Rockfish quotas stir controversy

Sharing is often considered a good thing. But ask fishermen to share their catch, especially of Maryland's state fish, and things can get testy — with seafood consumers on the hook for how it plays out.

Maryland is changing the way striped bass are caught for sale, ending decades of regulating the popular Chesapeake Bay fish by limiting the times when it can be harvested. Starting Jan. 1, commercial fishermen will have individual quotas of striped bass they can catch almost any time, not just in the relative handful of days permitted this year.

State officials say the change to catch shares, as the quotas are known, should help fishermen make a better living while improving oversight of harvests of the much-sought-after fish with distinctive black stripes — known popularly as rockfish.

Some of the state's watermen welcome the flexibility of being allowed to fish when it suits them, rather than compete in all kinds of weather in one- or two-day fishing "derbies."

But others complain that the quotas rob them of initiative by limiting the amount they can catch, in some cases well below what they've been landing lately. They warn that the cutback could drive them into oystering or other pursuits, making the tasty fish — a holiday staple for some — pricier and harder to come by in local restaurants and at seafood counters.

"Back in the old days — which wasn't really more than five or six years ago — we could fish five days a week and catch 1,200 pounds a day," said Don Marani, a commercial fisherman and proprietor of Don's Seafood in Fells Point. "Now we can catch in a year what we used to be able to catch in a day. … I mean, rockfish is a great fish, but you can buy red snapper cheaper."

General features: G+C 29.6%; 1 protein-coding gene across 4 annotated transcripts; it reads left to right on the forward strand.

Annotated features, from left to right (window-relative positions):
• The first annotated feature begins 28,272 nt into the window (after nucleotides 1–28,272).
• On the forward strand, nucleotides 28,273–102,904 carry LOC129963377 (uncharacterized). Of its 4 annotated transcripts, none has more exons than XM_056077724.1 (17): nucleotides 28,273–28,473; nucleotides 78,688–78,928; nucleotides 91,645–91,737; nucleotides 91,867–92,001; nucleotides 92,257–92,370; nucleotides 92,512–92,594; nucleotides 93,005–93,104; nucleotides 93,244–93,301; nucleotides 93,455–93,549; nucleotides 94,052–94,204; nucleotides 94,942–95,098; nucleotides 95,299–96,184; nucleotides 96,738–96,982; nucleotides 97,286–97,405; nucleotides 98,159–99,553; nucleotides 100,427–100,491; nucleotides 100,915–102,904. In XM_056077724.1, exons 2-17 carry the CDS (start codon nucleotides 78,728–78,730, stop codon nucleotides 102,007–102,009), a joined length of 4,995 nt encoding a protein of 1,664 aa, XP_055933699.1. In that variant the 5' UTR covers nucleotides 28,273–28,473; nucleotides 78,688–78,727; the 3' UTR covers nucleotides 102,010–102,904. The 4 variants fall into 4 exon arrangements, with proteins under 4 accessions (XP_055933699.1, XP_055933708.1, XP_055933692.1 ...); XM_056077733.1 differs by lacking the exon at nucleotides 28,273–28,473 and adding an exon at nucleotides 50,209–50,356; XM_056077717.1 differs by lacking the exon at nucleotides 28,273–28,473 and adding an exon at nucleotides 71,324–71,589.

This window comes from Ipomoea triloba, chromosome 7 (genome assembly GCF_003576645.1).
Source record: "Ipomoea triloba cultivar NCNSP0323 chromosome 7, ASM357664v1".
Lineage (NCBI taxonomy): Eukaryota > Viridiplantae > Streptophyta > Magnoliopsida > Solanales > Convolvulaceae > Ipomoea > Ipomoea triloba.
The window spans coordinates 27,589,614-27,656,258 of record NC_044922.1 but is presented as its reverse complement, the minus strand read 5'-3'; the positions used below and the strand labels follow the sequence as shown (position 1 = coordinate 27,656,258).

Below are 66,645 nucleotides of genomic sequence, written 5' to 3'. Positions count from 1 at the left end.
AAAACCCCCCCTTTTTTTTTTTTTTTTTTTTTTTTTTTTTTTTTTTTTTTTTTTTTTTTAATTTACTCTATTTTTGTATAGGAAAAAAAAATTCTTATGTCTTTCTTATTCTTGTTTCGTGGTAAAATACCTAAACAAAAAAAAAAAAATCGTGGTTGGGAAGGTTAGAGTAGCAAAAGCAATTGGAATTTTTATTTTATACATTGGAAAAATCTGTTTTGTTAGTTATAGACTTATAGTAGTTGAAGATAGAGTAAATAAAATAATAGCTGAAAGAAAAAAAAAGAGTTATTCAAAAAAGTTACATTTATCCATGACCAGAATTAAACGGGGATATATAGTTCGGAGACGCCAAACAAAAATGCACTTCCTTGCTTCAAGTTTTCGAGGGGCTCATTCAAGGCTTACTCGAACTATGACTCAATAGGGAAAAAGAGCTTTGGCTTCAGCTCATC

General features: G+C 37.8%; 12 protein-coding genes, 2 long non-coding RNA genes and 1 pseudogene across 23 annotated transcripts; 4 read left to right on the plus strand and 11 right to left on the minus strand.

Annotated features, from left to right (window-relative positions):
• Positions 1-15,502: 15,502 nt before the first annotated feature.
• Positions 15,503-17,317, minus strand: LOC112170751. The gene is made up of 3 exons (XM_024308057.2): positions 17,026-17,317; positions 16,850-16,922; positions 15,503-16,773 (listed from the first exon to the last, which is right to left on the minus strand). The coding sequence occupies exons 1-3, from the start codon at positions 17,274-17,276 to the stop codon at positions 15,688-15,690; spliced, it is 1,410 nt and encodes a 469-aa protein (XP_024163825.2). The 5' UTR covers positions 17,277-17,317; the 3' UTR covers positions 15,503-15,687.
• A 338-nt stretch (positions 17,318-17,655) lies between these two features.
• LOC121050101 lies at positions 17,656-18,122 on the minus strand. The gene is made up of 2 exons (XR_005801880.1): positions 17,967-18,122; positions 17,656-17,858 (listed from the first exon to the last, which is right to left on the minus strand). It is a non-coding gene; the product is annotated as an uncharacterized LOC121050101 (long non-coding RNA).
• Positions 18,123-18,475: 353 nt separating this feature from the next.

At least one local chef, though, anticipates that the change will let his restaurant carry rockfish on the menu more frequently, and often at more reasonable prices.

"I think now it'll end up being more of a mainstay once it goes into effect, because I'll be able to get it a lot more regularly," said Chad Wells, executive chef at Alewife, a downtown restaurant. Wells predicted that prices, which have gyrated between $7 and $22 a pound, also should stabilize.

State fisheries officials say they're not trying to hurt watermen. "Whenever you have a major change like this … you have winners and losers," said Tom O'Connell, state fisheries director. "It sorts itself out."

Catch shares are catching on worldwide, covering 15 major fisheries in the United States. Advocates, including the National Oceanic and Atmospheric Administration, say shares help eliminate overfishing, produce more fish at lower costs to consumers and improve fishermen's safety and profits.

But individual quotas have drawn criticism from some commercial fishing organizations and even from some environmentalists, who argue that dividing up the catch can drive small fishermen out of business and harm traditional fishing communities.

This is Maryland's first major venture into catch shares, though they've been used in a few smaller fisheries.

The stakes are high with rockfish. They are Maryland's third-most-valuable seafood after blue crabs and oysters, with a dockside value of nearly $6 million.

Overfishing so depleted them in the 1980s, however, that the state imposed a five-year catch moratorium. With continuing concerns about their health and fishing pressure, they're tightly regulated.

In recent years, said Michael Luisi, director of estuarine and marine finfish, the total allowable catch has shrunk by 25 percent, reducing the season at the end of the year to a couple of days a week for a couple of weeks in November and December.

The final day for striped bass harvest this month was Dec. 18, when temperatures hovered around freezing and winds gusted to 25 miles per hour.

Frigid, even snowy weather often proves best for catching the fish, said Donald C. Pierce, 65, a veteran fisherman from Rock Hall. He and his two helpers were on the water from 2 a.m. until 9 p.m. on the final day, he said, but they netted nearly 1,000 pounds.

"This is not a 9-to-5 job," Pierce said, with no guarantee of catching the quota on any given day. "The fish hold the upper hand."

State officials say they were prompted to end the derby tradition after the Atlantic States Marine Fisheries Commission, which regulates near-shore fishing, decreed that all striped bass caught for sale be individually tagged. State regulators concluded it would be an administrative nightmare to continue the on-again, off-again season for those who harvest the bulk of the state's striped bass, Luisi said.